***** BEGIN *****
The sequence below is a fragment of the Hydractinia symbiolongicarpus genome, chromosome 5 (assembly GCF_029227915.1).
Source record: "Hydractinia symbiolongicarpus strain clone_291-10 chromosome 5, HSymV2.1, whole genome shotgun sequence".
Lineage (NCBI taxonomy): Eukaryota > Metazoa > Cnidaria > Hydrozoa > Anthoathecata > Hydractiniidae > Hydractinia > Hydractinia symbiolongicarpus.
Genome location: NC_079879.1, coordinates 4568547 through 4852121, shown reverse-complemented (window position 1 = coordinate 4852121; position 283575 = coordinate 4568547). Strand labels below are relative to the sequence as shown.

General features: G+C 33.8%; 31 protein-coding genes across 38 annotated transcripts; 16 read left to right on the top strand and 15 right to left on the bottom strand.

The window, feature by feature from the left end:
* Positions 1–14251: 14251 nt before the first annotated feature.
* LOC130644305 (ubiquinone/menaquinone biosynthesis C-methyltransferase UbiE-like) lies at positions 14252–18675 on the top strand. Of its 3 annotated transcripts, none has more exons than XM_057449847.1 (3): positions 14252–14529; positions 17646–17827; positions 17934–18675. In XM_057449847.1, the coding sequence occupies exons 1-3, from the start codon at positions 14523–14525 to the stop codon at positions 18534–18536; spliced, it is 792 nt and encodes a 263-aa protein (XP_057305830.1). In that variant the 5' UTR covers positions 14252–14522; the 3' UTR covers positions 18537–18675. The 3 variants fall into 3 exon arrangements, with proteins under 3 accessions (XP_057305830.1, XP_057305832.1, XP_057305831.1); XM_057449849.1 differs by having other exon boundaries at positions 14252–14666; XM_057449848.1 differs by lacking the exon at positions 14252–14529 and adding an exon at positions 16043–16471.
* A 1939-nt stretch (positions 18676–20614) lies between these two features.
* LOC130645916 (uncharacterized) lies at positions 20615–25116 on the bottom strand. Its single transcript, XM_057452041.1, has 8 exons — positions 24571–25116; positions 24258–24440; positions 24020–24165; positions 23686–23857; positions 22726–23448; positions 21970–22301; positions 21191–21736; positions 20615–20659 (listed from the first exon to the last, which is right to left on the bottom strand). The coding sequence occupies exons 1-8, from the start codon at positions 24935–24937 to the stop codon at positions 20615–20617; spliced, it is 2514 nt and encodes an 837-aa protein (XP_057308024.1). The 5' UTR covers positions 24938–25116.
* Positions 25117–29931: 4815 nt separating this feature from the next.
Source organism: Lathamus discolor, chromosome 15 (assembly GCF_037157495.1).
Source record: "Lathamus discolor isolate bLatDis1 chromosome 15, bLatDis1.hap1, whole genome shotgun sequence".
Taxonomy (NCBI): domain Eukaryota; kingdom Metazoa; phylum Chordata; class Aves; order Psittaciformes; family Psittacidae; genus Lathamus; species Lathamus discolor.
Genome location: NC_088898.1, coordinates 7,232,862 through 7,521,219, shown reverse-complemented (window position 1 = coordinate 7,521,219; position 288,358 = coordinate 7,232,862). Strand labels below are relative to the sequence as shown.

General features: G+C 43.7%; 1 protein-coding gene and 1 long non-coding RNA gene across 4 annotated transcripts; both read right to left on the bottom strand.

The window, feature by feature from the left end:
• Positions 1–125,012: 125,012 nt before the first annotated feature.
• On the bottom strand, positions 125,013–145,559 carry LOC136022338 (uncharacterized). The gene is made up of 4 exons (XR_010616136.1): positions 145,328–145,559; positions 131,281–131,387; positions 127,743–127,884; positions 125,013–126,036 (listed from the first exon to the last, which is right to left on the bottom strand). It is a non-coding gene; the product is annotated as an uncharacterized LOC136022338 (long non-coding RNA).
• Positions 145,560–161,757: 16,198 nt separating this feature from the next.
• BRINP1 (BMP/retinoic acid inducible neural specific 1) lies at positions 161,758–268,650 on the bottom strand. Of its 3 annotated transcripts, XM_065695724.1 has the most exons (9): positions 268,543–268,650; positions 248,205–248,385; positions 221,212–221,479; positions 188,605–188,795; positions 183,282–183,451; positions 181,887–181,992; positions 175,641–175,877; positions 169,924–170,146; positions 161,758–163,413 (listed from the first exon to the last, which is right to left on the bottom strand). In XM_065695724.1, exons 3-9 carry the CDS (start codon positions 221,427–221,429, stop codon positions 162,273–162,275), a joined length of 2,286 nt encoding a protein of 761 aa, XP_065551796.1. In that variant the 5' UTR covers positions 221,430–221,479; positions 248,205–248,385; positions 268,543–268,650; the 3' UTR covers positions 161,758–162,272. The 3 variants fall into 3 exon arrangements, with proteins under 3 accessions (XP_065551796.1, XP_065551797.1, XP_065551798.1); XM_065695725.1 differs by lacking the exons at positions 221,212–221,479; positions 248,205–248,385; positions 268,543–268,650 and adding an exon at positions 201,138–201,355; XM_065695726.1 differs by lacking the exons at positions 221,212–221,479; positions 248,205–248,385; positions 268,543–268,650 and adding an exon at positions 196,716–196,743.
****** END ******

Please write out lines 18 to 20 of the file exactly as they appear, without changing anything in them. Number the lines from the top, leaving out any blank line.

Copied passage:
• Positions 1–125,012: 125,012 nt before the first annotated feature.
• On the bottom strand, positions 125,013–145,559 carry LOC136022338 (uncharacterized). The gene is made up of 4 exons (XR_010616136.1): positions 145,328–145,559; positions 131,281–131,387; positions 127,743–127,884; positions 125,013–126,036 (listed from the first exon to the last, which is right to left on the bottom strand). It is a non-coding gene; the product is annotated as an uncharacterized LOC136022338 (long non-coding RNA).
• Positions 145,560–161,757: 16,198 nt separating this feature from the next.